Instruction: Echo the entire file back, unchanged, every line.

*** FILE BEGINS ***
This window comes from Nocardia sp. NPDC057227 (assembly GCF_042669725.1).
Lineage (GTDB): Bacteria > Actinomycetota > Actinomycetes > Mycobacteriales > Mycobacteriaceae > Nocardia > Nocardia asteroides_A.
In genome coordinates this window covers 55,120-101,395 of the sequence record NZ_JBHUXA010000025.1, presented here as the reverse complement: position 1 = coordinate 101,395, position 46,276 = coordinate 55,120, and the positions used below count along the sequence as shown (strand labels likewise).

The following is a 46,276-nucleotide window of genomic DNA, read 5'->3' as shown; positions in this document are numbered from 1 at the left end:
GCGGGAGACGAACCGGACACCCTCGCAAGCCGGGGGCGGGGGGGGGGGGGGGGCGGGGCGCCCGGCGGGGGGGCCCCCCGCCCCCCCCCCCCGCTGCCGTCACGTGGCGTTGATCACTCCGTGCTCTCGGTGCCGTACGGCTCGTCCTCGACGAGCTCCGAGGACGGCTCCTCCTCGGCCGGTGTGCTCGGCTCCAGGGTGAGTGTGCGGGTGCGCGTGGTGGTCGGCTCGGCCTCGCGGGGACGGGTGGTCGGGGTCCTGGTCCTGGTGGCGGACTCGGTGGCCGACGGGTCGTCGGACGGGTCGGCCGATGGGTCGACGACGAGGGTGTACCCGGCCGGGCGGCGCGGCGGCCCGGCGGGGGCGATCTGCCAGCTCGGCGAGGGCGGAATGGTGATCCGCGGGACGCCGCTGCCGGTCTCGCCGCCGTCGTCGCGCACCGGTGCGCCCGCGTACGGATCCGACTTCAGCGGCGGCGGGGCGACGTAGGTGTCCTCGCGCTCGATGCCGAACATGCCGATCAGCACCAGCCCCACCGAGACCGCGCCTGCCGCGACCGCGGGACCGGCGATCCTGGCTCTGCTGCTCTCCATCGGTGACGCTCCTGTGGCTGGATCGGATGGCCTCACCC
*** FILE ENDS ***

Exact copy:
This window comes from Nocardia sp. NPDC057227 (assembly GCF_042669725.1).
Lineage (GTDB): Bacteria > Actinomycetota > Actinomycetes > Mycobacteriales > Mycobacteriaceae > Nocardia > Nocardia asteroides_A.
In genome coordinates this window covers 55,120-101,395 of the sequence record NZ_JBHUXA010000025.1, presented here as the reverse complement: position 1 = coordinate 101,395, position 46,276 = coordinate 55,120, and the positions used below count along the sequence as shown (strand labels likewise).

The following is a 46,276-nucleotide window of genomic DNA, read 5'->3' as shown; positions in this document are numbered from 1 at the left end:
GCGGGAGACGAACCGGACACCCTCGCAAGCCGGGGGCGGGGGGGGGGGGGGGGCGGGGCGCCCGGCGGGGGGGCCCCCCGCCCCCCCCCCCCGCTGCCGTCACGTGGCGTTGATCACTCCGTGCTCTCGGTGCCGTACGGCTCGTCCTCGACGAGCTCCGAGGACGGCTCCTCCTCGGCCGGTGTGCTCGGCTCCAGGGTGAGTGTGCGGGTGCGCGTGGTGGTCGGCTCGGCCTCGCGGGGACGGGTGGTCGGGGTCCTGGTCCTGGTGGCGGACTCGGTGGCCGACGGGTCGTCGGACGGGTCGGCCGATGGGTCGACGACGAGGGTGTACCCGGCCGGGCGGCGCGGCGGCCCGGCGGGGGCGATCTGCCAGCTCGGCGAGGGCGGAATGGTGATCCGCGGGACGCCGCTGCCGGTCTCGCCGCCGTCGTCGCGCACCGGTGCGCCCGCGTACGGATCCGACTTCAGCGGCGGCGGGGCGACGTAGGTGTCCTCGCGCTCGATGCCGAACATGCCGATCAGCACCAGCCCCACCGAGACCGCGCCTGCCGCGACCGCGGGACCGGCGATCCTGGCTCTGCTGCTCTCCATCGGTGACGCTCCTGTGGCTGGATCGGATGGCCTCACCC